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In a unanimous vote, NGA’s Board of Directors has approved a resolution opposing the proposed interchange fee settlement agreement in the antitrust litigation by merchants against Visa, MasterCard, and their member banks. NGA is a named plaintiff and class representative in the lawsuit In Re Interchange Fee and Merchant Discount Antitrust Litigation.
The proposed settlement agreement terms would curtail the opportunity for merchants to reform the monopolistic fees and rules set by Visa, MasterCard, and their banks by requiring merchants to broadly waive their rights to take future action against the card companies. While the proposed agreement does provide merchants with the ability to pass along some costs of accepting cards, it only does so under almost ten pages of burdensome restrictions imposed and enforced by Visa and MasterCard, making it unlikely that many of NGA’s members will be able to make this provision workable.
In addition, the provision for cost of acceptance charges does little-to-nothing for grocers who are keenly sensitive to the backlash consumers exhibited to bank fees, and how consumer reactions could particularly affect the ultra-competitive supermarket industry. Merchants already face the reality that surcharging is currently prohibited in California, Colorado, Connecticut, Florida, Kansas, Maine, Massachusetts, New York, Oklahoma and Texas where 42 percent of all U.S. retail sales are made.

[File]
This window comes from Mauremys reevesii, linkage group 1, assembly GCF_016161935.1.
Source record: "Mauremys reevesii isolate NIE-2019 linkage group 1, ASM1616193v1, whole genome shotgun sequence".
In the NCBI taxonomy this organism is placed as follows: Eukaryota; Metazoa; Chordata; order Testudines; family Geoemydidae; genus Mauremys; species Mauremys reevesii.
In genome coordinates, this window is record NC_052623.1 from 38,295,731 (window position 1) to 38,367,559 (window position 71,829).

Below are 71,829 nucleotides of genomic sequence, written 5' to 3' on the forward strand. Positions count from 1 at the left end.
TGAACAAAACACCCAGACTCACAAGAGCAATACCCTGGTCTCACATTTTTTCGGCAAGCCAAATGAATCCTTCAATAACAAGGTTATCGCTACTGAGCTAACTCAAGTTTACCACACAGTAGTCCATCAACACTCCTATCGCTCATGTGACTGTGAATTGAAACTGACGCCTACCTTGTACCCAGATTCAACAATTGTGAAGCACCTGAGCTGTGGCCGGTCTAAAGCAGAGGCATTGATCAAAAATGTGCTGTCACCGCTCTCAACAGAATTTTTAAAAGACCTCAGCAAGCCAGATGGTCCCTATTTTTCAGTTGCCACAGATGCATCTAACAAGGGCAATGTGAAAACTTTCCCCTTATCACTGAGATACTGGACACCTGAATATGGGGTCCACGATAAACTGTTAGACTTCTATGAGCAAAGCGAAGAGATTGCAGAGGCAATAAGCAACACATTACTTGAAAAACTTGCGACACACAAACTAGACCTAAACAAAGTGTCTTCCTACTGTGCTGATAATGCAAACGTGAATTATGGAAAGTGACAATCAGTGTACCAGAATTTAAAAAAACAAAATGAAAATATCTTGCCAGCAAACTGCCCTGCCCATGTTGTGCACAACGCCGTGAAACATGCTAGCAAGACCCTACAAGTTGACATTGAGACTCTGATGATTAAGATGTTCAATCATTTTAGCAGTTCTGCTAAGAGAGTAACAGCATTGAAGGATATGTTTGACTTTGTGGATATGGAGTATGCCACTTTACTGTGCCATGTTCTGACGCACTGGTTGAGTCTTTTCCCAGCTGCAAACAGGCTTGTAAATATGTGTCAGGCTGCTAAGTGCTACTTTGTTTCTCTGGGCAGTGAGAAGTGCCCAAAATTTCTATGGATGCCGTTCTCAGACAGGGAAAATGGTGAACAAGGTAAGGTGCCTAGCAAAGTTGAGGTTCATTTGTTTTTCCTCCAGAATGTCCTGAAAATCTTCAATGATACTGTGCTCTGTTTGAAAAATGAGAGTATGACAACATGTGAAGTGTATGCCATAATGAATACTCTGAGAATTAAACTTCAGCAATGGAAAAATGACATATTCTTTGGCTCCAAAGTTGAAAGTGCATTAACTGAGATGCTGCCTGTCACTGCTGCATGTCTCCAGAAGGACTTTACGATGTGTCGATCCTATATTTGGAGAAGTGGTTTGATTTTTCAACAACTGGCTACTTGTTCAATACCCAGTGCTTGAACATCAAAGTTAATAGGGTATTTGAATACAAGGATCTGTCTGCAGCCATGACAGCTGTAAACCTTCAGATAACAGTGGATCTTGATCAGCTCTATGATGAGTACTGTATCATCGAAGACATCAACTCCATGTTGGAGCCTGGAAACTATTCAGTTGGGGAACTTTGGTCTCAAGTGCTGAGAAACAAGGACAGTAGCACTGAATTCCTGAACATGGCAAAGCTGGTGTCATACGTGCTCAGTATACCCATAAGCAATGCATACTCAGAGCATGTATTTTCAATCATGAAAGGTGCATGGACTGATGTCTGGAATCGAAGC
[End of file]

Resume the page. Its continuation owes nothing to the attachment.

On March 20, 2012 NGA President and CEO Peter Larkin had an op-ed run in the Capitol Hill newspaper, Roll Call, on the year anniversary of debit reforms. Read the full text HERE.
On Wednesday June 29, 2011 the Federal Reserve issued final rules that establish reasonable and proportional standards for a debit interchange fee. The rule also required issuers to include two non-affiliated debit networks on each card for the purpose of routing. NGA has prepared a brief summary of the Final Rule available here.
On June 8, 2011 the Senate REJECTED an amendment by Senators Jon Tester (D-MT) and Bob Corker (R-TN) to delay the implementation of debit swipe fee reforms. If this amendment had received the 60 votes it needed to proceed debit swipe fee reforms would likely have been lost. Please help thank the 45 Senators that stood up for Main Street businesses in voting NAY on the Tester-Corker Amendment. Thanks to all members that sent in grassroots messages to their elected officials. You made the difference!